Thinking into the future, Ouellette said because of this technology, he sees doctors having a portable device that provides rapid test results.

Now that their general cancer detection kit is on the market, Ouellette and his team have turned their attention to a new therapeutic procedure that looks at specific anomalies that indicate the presence of lung cancer. The new procedure has two approaches for identifying and targeting cellular weaknesses: a virally-introduced inhibitor that identifies the weakness, and molecules called peptoids that target and destroy them. Using a combination of the two is “somewhat novel,” according to Ouellette.

Dr. Ouellette and his team recently received $600,000 from the New Brunswick Innovation Foundation to invest in their research, in addition to the R3 Innovation Award for Excellence in Applied Research.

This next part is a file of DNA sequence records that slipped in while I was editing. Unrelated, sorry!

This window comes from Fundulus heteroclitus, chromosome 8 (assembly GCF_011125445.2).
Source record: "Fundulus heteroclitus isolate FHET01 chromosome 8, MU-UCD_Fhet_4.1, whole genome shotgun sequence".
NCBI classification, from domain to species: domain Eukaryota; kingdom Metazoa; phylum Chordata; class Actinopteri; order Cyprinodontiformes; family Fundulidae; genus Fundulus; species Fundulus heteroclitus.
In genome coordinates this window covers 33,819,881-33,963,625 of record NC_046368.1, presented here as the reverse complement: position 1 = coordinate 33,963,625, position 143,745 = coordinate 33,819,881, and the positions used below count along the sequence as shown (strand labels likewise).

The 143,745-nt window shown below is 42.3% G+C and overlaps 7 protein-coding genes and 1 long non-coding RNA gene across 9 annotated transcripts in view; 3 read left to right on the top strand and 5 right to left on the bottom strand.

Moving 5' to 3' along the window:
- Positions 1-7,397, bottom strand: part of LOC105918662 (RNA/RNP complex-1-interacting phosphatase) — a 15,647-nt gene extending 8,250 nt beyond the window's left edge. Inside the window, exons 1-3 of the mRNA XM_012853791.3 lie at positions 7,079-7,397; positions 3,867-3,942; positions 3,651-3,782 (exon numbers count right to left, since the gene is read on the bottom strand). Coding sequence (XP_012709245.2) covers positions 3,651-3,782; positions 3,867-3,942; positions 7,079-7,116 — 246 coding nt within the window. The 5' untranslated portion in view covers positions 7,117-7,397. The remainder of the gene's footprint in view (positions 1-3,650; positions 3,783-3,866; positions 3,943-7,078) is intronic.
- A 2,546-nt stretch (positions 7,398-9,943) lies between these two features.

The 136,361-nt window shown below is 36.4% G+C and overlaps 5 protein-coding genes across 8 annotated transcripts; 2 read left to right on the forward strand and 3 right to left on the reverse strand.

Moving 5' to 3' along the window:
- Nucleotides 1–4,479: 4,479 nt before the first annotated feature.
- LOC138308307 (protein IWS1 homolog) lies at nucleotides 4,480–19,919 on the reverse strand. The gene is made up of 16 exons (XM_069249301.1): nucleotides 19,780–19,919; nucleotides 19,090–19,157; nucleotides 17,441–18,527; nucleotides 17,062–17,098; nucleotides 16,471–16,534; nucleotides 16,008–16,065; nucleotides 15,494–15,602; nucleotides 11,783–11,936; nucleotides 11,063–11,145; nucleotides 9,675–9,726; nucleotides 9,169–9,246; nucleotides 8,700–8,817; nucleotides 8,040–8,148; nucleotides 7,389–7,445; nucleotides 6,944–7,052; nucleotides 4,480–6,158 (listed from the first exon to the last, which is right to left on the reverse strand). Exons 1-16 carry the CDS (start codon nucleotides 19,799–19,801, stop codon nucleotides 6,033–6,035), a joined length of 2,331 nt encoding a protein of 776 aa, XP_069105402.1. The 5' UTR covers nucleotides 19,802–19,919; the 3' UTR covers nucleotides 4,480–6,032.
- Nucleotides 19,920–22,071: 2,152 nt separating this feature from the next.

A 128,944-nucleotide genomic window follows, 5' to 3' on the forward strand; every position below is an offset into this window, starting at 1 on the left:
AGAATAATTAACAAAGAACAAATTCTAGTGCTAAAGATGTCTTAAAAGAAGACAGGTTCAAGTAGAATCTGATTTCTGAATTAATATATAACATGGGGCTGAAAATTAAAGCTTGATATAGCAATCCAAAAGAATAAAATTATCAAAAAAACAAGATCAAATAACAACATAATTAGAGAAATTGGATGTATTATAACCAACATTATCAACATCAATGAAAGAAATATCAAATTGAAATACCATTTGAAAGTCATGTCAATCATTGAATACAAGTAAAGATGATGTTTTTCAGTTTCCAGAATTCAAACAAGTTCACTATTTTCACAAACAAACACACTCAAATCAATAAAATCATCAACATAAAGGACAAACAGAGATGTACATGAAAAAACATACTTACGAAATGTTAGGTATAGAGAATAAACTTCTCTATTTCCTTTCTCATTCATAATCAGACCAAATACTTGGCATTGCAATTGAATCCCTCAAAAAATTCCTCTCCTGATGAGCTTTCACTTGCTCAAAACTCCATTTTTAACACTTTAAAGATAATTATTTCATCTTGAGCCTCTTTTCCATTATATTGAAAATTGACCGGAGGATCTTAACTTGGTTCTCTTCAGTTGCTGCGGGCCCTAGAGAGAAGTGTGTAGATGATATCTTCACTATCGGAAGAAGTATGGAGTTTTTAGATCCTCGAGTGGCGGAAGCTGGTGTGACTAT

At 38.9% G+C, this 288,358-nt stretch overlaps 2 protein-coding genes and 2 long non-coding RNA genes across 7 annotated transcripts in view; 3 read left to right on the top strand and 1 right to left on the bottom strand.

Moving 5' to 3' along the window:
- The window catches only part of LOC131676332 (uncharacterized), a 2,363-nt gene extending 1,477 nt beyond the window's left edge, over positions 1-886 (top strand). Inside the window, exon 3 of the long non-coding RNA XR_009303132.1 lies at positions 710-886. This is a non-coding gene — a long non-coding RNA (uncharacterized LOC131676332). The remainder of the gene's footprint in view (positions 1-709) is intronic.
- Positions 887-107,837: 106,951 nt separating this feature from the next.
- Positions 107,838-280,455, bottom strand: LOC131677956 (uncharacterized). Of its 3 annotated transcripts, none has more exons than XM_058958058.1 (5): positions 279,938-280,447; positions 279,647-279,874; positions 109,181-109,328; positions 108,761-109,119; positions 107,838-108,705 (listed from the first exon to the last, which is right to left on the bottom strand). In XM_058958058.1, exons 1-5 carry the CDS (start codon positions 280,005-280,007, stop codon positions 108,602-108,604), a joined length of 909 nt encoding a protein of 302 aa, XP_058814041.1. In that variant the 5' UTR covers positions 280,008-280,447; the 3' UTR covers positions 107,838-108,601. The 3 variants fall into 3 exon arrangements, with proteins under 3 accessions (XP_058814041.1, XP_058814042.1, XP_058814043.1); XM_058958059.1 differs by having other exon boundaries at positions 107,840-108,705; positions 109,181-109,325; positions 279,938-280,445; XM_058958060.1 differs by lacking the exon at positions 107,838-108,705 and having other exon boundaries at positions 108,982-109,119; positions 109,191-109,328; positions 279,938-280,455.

By Ian LeBlanc

Bionic man

V25N3 (reduced).indd“If you asked me about cyborgs 10 years ago, I probably would have said no,” said Dr. Kevin Englehart, professor of electrical and computer engineering at University of New Brunswick and director of theInstitute of Biomedical Engineering. “I’ve seen the advances that have happened in the last 10 years, and I’m seeing forces that are driving that more and more. It’s not just for rehabilitation. It’s for all forms of human augmentation … All of a sudden you’ve opened up a whole new world of ways to interact with the body and the body to interact with the world — the idea of a cyborg, yeah, definitely.”

Englehart’s current technology is for making prosthetics (artificial limbs) that turn thought into motion.